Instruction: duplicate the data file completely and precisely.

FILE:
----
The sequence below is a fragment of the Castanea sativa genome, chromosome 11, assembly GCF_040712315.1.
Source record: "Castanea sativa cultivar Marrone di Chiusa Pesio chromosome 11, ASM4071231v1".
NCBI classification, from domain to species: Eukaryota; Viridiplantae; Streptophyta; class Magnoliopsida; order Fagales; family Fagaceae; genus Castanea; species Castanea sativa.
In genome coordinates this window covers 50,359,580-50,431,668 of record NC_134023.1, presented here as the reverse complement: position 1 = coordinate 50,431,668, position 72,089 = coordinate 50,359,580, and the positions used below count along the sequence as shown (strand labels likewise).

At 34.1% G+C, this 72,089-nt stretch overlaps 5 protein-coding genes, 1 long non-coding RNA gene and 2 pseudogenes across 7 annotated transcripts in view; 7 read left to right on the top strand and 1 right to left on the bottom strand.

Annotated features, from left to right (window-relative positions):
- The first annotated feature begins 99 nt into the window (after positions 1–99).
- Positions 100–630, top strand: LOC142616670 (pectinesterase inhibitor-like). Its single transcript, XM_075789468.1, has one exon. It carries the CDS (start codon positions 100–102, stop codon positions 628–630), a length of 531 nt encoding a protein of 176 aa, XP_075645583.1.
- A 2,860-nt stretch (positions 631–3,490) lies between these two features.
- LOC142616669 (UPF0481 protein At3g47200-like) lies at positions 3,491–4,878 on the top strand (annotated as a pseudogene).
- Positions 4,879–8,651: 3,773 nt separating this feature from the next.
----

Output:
The sequence below is a fragment of the Castanea sativa genome, chromosome 11, assembly GCF_040712315.1.
Source record: "Castanea sativa cultivar Marrone di Chiusa Pesio chromosome 11, ASM4071231v1".
NCBI classification, from domain to species: Eukaryota; Viridiplantae; Streptophyta; class Magnoliopsida; order Fagales; family Fagaceae; genus Castanea; species Castanea sativa.
In genome coordinates this window covers 50,359,580-50,431,668 of record NC_134023.1, presented here as the reverse complement: position 1 = coordinate 50,431,668, position 72,089 = coordinate 50,359,580, and the positions used below count along the sequence as shown (strand labels likewise).

At 34.1% G+C, this 72,089-nt stretch overlaps 5 protein-coding genes, 1 long non-coding RNA gene and 2 pseudogenes across 7 annotated transcripts in view; 7 read left to right on the top strand and 1 right to left on the bottom strand.

Annotated features, from left to right (window-relative positions):
- The first annotated feature begins 99 nt into the window (after positions 1–99).
- Positions 100–630, top strand: LOC142616670 (pectinesterase inhibitor-like). Its single transcript, XM_075789468.1, has one exon. It carries the CDS (start codon positions 100–102, stop codon positions 628–630), a length of 531 nt encoding a protein of 176 aa, XP_075645583.1.
- A 2,860-nt stretch (positions 631–3,490) lies between these two features.
- LOC142616669 (UPF0481 protein At3g47200-like) lies at positions 3,491–4,878 on the top strand (annotated as a pseudogene).
- Positions 4,879–8,651: 3,773 nt separating this feature from the next.